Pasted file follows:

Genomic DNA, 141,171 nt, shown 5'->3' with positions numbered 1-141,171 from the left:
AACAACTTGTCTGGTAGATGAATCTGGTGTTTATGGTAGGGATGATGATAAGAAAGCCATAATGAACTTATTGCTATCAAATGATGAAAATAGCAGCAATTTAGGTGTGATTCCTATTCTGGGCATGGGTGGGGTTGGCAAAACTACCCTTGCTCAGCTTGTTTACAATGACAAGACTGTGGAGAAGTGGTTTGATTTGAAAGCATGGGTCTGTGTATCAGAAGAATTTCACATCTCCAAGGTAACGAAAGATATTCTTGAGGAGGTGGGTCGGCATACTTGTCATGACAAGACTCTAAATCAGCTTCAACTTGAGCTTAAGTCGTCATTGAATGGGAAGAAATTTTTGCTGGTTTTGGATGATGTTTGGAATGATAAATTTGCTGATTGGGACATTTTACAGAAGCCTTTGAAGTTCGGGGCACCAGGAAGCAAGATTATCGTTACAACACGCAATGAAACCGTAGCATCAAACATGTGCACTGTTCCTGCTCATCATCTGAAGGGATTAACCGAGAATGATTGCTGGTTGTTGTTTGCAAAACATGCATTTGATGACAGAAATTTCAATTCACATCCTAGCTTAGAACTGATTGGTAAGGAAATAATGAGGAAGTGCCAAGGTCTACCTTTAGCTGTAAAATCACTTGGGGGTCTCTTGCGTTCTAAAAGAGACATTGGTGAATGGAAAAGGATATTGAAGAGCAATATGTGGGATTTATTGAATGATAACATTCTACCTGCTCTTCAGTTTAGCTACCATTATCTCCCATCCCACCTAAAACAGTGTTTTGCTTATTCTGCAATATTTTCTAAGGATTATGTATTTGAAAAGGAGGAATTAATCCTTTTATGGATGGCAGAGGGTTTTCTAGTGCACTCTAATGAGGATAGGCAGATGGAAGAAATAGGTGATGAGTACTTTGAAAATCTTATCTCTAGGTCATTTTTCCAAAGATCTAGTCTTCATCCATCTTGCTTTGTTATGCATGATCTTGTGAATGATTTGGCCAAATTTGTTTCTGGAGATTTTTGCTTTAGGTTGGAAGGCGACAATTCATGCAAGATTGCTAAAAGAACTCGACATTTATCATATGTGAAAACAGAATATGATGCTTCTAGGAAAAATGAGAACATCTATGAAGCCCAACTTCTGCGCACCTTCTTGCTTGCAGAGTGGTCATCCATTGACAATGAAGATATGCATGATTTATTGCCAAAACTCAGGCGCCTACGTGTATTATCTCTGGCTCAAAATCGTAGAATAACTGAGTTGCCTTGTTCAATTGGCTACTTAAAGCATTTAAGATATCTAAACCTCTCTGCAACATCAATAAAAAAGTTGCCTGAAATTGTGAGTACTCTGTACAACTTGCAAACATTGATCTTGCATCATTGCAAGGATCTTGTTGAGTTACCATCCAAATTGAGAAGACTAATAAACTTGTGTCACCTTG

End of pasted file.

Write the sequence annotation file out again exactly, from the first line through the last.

Genomic DNA, 141,171 nt, shown 5'->3' with positions numbered 1-141,171 from the left:
AACAACTTGTCTGGTAGATGAATCTGGTGTTTATGGTAGGGATGATGATAAGAAAGCCATAATGAACTTATTGCTATCAAATGATGAAAATAGCAGCAATTTAGGTGTGATTCCTATTCTGGGCATGGGTGGGGTTGGCAAAACTACCCTTGCTCAGCTTGTTTACAATGACAAGACTGTGGAGAAGTGGTTTGATTTGAAAGCATGGGTCTGTGTATCAGAAGAATTTCACATCTCCAAGGTAACGAAAGATATTCTTGAGGAGGTGGGTCGGCATACTTGTCATGACAAGACTCTAAATCAGCTTCAACTTGAGCTTAAGTCGTCATTGAATGGGAAGAAATTTTTGCTGGTTTTGGATGATGTTTGGAATGATAAATTTGCTGATTGGGACATTTTACAGAAGCCTTTGAAGTTCGGGGCACCAGGAAGCAAGATTATCGTTACAACACGCAATGAAACCGTAGCATCAAACATGTGCACTGTTCCTGCTCATCATCTGAAGGGATTAACCGAGAATGATTGCTGGTTGTTGTTTGCAAAACATGCATTTGATGACAGAAATTTCAATTCACATCCTAGCTTAGAACTGATTGGTAAGGAAATAATGAGGAAGTGCCAAGGTCTACCTTTAGCTGTAAAATCACTTGGGGGTCTCTTGCGTTCTAAAAGAGACATTGGTGAATGGAAAAGGATATTGAAGAGCAATATGTGGGATTTATTGAATGATAACATTCTACCTGCTCTTCAGTTTAGCTACCATTATCTCCCATCCCACCTAAAACAGTGTTTTGCTTATTCTGCAATATTTTCTAAGGATTATGTATTTGAAAAGGAGGAATTAATCCTTTTATGGATGGCAGAGGGTTTTCTAGTGCACTCTAATGAGGATAGGCAGATGGAAGAAATAGGTGATGAGTACTTTGAAAATCTTATCTCTAGGTCATTTTTCCAAAGATCTAGTCTTCATCCATCTTGCTTTGTTATGCATGATCTTGTGAATGATTTGGCCAAATTTGTTTCTGGAGATTTTTGCTTTAGGTTGGAAGGCGACAATTCATGCAAGATTGCTAAAAGAACTCGACATTTATCATATGTGAAAACAGAATATGATGCTTCTAGGAAAAATGAGAACATCTATGAAGCCCAACTTCTGCGCACCTTCTTGCTTGCAGAGTGGTCATCCATTGACAATGAAGATATGCATGATTTATTGCCAAAACTCAGGCGCCTACGTGTATTATCTCTGGCTCAAAATCGTAGAATAACTGAGTTGCCTTGTTCAATTGGCTACTTAAAGCATTTAAGATATCTAAACCTCTCTGCAACATCAATAAAAAAGTTGCCTGAAATTGTGAGTACTCTGTACAACTTGCAAACATTGATCTTGCATCATTGCAAGGATCTTGTTGAGTTACCATCCAAATTGAGAAGACTAATAAACTTGTGTCACCTTG